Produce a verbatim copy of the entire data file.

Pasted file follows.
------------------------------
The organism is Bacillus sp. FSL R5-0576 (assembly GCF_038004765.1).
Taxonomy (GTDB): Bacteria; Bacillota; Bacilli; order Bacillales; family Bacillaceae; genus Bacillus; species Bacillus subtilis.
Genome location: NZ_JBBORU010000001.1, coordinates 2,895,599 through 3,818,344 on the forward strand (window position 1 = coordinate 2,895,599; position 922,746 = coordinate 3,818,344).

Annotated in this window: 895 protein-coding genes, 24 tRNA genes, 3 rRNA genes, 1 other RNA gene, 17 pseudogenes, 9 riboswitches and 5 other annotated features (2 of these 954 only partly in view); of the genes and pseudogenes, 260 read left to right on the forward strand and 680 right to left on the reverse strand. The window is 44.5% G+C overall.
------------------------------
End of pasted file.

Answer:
The organism is Bacillus sp. FSL R5-0576 (assembly GCF_038004765.1).
Taxonomy (GTDB): Bacteria; Bacillota; Bacilli; order Bacillales; family Bacillaceae; genus Bacillus; species Bacillus subtilis.
Genome location: NZ_JBBORU010000001.1, coordinates 2,895,599 through 3,818,344 on the forward strand (window position 1 = coordinate 2,895,599; position 922,746 = coordinate 3,818,344).

Annotated in this window: 895 protein-coding genes, 24 tRNA genes, 3 rRNA genes, 1 other RNA gene, 17 pseudogenes, 9 riboswitches and 5 other annotated features (2 of these 954 only partly in view); of the genes and pseudogenes, 260 read left to right on the forward strand and 680 right to left on the reverse strand. The window is 44.5% G+C overall.